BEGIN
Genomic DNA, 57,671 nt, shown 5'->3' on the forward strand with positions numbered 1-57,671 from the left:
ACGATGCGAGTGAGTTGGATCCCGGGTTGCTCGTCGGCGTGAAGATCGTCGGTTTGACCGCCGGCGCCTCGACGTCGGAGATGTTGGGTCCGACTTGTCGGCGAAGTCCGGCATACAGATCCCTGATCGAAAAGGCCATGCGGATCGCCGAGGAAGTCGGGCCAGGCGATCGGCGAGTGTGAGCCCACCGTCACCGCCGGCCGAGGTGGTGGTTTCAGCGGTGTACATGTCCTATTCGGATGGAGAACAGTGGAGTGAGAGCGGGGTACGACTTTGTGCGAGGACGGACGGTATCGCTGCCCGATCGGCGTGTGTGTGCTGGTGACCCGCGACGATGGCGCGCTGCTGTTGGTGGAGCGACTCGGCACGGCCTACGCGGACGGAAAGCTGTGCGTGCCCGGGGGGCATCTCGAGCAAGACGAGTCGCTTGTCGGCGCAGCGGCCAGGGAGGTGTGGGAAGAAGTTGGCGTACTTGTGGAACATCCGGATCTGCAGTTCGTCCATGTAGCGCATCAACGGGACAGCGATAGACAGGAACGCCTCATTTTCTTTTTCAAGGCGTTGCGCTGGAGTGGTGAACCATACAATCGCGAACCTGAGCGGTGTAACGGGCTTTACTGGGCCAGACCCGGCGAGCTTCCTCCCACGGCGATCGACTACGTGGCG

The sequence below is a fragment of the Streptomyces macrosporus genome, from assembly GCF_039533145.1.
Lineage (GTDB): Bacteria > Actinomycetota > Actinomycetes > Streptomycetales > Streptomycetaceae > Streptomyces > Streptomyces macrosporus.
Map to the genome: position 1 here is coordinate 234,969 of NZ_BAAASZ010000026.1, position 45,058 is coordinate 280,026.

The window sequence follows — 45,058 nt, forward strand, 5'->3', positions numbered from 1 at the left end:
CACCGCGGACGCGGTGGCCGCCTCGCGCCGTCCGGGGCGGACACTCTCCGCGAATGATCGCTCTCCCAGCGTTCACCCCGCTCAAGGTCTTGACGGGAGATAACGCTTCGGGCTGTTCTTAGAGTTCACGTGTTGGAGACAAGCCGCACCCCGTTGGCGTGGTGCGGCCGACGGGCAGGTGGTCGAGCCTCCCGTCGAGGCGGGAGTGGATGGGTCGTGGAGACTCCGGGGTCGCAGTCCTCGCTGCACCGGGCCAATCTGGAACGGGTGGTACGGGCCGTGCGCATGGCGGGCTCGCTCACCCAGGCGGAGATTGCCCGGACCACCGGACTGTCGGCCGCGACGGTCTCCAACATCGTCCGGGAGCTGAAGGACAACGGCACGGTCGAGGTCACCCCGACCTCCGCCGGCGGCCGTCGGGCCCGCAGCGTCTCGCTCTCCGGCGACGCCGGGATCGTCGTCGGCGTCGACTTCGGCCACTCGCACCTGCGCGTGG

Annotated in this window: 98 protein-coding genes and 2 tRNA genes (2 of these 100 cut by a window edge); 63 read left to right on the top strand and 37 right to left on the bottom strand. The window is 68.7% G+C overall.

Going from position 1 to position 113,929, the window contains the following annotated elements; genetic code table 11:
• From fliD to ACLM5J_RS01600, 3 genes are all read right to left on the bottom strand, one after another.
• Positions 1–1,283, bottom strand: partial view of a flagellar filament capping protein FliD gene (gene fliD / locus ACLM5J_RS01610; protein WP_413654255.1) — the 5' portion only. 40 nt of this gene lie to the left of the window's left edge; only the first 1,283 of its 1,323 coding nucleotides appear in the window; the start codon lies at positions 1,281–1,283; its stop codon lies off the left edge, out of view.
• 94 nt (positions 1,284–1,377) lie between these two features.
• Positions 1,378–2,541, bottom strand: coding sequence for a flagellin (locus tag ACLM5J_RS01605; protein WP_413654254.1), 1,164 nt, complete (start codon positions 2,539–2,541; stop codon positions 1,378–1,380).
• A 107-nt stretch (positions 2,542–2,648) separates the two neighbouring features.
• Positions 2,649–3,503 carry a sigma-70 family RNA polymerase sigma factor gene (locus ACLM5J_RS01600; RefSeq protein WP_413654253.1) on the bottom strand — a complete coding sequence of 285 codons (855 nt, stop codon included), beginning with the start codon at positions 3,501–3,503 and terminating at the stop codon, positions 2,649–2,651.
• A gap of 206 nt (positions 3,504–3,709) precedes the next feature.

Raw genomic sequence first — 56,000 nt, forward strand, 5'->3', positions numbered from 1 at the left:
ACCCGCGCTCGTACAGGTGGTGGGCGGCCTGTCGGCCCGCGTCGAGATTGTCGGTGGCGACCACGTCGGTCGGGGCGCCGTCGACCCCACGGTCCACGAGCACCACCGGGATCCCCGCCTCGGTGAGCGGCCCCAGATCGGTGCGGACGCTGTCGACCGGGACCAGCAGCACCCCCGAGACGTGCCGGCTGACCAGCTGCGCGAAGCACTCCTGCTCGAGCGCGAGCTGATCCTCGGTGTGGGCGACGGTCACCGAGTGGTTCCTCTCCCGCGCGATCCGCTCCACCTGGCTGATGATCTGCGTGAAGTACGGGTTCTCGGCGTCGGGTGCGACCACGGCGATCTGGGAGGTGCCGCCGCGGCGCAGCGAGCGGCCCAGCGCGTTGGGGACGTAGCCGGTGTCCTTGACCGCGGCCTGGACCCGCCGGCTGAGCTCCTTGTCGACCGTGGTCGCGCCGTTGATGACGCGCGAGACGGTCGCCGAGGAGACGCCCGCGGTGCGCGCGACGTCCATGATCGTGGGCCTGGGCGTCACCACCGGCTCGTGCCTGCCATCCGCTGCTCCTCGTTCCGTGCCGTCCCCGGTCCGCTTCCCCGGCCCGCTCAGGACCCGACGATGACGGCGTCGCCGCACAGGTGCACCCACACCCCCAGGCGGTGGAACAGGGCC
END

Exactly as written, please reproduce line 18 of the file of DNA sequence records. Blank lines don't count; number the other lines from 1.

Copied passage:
ACCCGCGCTCGTACAGGTGGTGGGCGGCCTGTCGGCCCGCGTCGAGATTGTCGGTGGCGACCACGTCGGTCGGGGCGCCGTCGACCCCACGGTCCACGAGCACCACCGGGATCCCCGCCTCGGTGAGCGGCCCCAGATCGGTGCGGACGCTGTCGACCGGGACCAGCAGCACCCCCGAGACGTGCCGGCTGACCAGCTGCGCGAAGCACTCCTGCTCGAGCGCGAGCTGATCCTCGGTGTGGGCGACGGTCACCGAGTGGTTCCTCTCCCGCGCGATCCGCTCCACCTGGCTGATGATCTGCGTGAAGTACGGGTTCTCGGCGTCGGGTGCGACCACGGCGATCTGGGAGGTGCCGCCGCGGCGCAGCGAGCGGCCCAGCGCGTTGGGGACGTAGCCGGTGTCCTTGACCGCGGCCTGGACCCGCCGGCTGAGCTCCTTGTCGACCGTGGTCGCGCCGTTGATGACGCGCGAGACGGTCGCCGAGGAGACGCCCGCGGTGCGCGCGACGTCCATGATCGTGGGCCTGGGCGTCACCACCGGCTCGTGCCTGCCATCCGCTGCTCCTCGTTCCGTGCCGTCCCCGGTCCGCTTCCCCGGCCCGCTCAGGACCCGACGATGACGGCGTCGCCGCACAGGTGCACCCACACCCCCAGGCGGTGGAACAGGGCC